Rother Valley Country Park was first suggested in the 1960's as the areas of Mosborough, Beighton and Sothall began to expand. In 1972 Sheffield City Council commissioned a full feasibility study during which the National Coal Boards plan for extensive opencasting of the area were discussed. Since the area in question covered parts of Rotherham, Sheffield and North East Derbyshire a Joint Committee of the local councils was set up. By guiding the restoration work following opencasting the requirements for the areas use as a country park were met.

The Dawsons Family, 1890's

Opencasting of the 300ha site began in 1976, and removed a total of 1.7 million tonnes of high quality coal, the last being taken off site in 1981.Throughout this period public consultation on the final shape of the park continued with a Development Options report being published in 1977. Following extensive public consultations a Development Proposal was published in 1978 which shaped the final form of the park.

Restoration following the coal extraction had 3 main objectives:-

1 Create 4 main lakes and open land to provide a wide variety of recreational pursuits, both water and land based.

2 Provide several different habitats for the many different plants and animals that inhabit or migrate through the Rother Valley.

3 Create an efficient flood control system to protect areas of housing and industry downstream.

Following the ending of coal extraction restoration work began in earnest, areas for the lakes lined with a metre thickness of compacted mud stone and filled with clean water pumped in from the Moss Brook 2.5 km away. In total 480 000 trees and shrubs were planted on site and Bedgreave Mill together with its associated farm buildings, was restored to form a centrepiece to the park.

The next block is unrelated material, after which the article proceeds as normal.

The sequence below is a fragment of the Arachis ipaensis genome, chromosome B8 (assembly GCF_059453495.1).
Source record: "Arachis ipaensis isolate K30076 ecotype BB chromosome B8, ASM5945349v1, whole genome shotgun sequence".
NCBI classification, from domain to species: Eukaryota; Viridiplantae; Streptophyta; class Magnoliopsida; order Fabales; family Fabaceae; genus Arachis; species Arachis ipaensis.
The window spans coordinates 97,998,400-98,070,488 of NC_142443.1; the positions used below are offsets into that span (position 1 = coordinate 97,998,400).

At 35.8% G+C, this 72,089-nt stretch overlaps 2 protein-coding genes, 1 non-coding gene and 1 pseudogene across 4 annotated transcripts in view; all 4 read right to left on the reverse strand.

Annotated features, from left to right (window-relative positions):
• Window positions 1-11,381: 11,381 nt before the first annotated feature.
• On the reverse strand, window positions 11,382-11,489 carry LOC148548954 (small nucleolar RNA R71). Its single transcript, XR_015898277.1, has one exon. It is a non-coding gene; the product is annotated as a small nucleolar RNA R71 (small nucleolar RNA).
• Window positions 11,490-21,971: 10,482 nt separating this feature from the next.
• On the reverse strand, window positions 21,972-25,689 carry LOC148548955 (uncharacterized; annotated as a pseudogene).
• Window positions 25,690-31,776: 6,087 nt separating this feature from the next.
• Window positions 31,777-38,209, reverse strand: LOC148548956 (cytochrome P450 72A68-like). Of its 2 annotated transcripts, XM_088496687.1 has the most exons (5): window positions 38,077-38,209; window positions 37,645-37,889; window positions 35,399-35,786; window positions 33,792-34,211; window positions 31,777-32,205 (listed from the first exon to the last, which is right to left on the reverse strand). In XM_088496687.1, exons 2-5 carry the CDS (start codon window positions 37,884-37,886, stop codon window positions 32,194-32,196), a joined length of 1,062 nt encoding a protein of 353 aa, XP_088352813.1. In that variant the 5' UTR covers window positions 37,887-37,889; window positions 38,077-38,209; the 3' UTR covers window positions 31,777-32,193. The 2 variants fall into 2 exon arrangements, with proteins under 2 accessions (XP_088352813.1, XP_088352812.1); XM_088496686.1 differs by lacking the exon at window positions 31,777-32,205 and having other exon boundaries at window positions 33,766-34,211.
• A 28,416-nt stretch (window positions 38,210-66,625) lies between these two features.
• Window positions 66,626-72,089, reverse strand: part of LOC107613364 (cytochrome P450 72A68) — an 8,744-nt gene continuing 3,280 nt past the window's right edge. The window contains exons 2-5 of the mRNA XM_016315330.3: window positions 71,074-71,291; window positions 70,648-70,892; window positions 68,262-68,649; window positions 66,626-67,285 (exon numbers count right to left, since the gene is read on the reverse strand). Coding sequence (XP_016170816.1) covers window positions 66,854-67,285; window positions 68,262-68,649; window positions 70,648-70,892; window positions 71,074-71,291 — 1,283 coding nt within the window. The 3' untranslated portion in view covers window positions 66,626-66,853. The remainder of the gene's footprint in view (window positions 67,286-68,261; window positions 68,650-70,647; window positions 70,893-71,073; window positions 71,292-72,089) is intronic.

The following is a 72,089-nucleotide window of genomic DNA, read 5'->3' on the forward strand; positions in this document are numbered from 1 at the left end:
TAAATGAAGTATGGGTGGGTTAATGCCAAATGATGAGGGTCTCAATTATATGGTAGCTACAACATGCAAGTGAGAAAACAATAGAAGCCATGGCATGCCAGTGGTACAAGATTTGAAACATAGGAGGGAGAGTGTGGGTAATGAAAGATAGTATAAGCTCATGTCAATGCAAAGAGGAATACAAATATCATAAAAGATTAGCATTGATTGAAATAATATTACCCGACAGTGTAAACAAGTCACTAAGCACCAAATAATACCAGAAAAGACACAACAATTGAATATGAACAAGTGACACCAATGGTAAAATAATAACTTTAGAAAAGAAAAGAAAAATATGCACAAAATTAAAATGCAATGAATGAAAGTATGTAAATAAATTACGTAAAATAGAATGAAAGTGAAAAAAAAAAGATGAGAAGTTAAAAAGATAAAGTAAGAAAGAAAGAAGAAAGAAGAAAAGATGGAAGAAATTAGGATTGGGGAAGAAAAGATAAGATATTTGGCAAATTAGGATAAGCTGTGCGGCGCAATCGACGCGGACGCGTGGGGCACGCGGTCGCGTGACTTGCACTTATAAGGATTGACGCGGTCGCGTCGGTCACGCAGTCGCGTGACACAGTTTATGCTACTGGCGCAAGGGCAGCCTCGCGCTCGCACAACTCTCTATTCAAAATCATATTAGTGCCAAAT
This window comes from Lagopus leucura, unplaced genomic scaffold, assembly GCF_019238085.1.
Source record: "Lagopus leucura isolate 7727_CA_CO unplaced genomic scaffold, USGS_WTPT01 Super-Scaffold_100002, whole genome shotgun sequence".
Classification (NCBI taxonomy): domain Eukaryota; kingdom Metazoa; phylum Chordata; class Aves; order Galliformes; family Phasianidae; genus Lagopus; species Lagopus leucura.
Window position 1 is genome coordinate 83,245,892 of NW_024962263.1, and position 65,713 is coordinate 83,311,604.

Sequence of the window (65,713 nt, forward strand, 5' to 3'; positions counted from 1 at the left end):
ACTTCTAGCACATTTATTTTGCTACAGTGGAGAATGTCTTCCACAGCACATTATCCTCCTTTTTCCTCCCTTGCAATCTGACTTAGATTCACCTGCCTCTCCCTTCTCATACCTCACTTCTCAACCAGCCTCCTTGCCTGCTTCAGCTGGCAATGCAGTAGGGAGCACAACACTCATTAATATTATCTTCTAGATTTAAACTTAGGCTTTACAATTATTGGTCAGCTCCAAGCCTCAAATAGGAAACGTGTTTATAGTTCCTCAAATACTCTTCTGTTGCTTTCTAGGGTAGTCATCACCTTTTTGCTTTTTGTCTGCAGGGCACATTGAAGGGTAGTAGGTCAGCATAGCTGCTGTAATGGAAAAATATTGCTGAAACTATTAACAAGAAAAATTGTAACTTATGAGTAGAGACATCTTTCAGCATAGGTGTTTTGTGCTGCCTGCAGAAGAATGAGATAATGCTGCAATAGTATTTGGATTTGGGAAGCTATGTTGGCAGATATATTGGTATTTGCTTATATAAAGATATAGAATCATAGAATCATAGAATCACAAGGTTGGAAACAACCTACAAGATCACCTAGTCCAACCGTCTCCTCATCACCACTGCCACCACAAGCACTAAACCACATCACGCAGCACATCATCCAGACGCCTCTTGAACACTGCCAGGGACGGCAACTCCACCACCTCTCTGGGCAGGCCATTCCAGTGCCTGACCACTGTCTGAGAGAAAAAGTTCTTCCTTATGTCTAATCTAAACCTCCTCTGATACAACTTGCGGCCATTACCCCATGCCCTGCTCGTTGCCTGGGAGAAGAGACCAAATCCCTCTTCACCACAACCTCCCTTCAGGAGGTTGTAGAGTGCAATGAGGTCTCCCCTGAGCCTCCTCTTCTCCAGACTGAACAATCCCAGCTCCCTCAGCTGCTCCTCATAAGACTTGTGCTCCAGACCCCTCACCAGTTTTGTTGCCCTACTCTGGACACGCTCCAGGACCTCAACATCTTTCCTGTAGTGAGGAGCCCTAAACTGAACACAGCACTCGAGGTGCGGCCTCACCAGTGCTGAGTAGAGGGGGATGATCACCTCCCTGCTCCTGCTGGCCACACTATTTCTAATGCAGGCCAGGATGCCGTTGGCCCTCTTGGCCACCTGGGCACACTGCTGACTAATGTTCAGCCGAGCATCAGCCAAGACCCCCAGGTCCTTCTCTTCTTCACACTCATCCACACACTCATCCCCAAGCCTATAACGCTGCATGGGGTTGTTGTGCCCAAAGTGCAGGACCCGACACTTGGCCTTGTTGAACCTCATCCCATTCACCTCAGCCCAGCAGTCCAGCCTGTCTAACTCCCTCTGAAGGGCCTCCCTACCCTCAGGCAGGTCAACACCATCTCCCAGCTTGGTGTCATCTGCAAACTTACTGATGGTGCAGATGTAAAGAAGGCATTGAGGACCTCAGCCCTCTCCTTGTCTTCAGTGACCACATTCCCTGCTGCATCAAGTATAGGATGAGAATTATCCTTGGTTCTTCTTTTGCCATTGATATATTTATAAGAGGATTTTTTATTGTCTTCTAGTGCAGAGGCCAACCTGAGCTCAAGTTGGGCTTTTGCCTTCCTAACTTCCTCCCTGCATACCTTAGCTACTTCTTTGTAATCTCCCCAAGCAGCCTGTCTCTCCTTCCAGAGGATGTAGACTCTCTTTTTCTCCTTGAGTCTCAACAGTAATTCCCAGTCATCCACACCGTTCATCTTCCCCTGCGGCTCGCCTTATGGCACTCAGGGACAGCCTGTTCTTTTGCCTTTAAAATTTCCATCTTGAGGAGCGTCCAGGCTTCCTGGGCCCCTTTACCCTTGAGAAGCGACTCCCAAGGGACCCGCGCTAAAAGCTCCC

new tree planting, Pit House West

On 27 May 1983 Rother Valley Country Park was officially opened by Mr Derek Barber, chairman of the Countryside Commission. The finance for the project had amounted to £4 million, the Countryside Commission providing £1 million of grant aid, the Sports Council £ 50 000 with the rest being contributed by the councils of the Joint Committee. In the years following the opening of the park visitors have continued to visit in large numbers, now averaging 750 000 people per year. As the site has matured it has become more valuable for wildlife and conservation and further recreation facilities continue to be added.

Bedgreave Mill complex, recently restored when the park opened in 1983 received a new addition in 1988. A craft centre, built to the same dimensions as a barn that had once stood on site was opened. This completely new building was carefully constructed in traditional materials so as to look in keeping with the rest of the courtyard buildings which are over 100 years old. This building provides workshop and retail outlets for up to 4 independent craft businesses, adding to the attractiveness of the park centre.

Bedgreave mill

Watersports had always been central to the theme of Rother Valley Country Park. When the Park opened temporary facilities were provided for changing and equipment hire in portacabins on the lakeside. However, this was only a stopgap solution and a purpose built Watersports Centre finally opened on 28 July 1990.

The first privately funded facility to be developed in Rother Valley was that of a Cable Water Ski system to the south of the Rother Valley Lake which opened in 1990. This system, now operated by sheffieldcablewaterski.com, provides a low cost opportunity to water ski with minimal environmental impact.

The next major development was that of a golf course, again developed by private finance. Although golf facilities had always been planned for the site the cost of construction proved prohibitive. Construction of the course began in 1994 and Rother Valley Golf Centre opened in 1996.

Two short films about Rother Valley are available here. Anyone making a study of the park may be interested in the Student Education Pack now available.

Today Rotherham Borough Council continues to finance, manage and develop the park to provide an regional facility fit for the twenty first century. Further information on the future developments of Rother Valley and the surrounding area can be found here.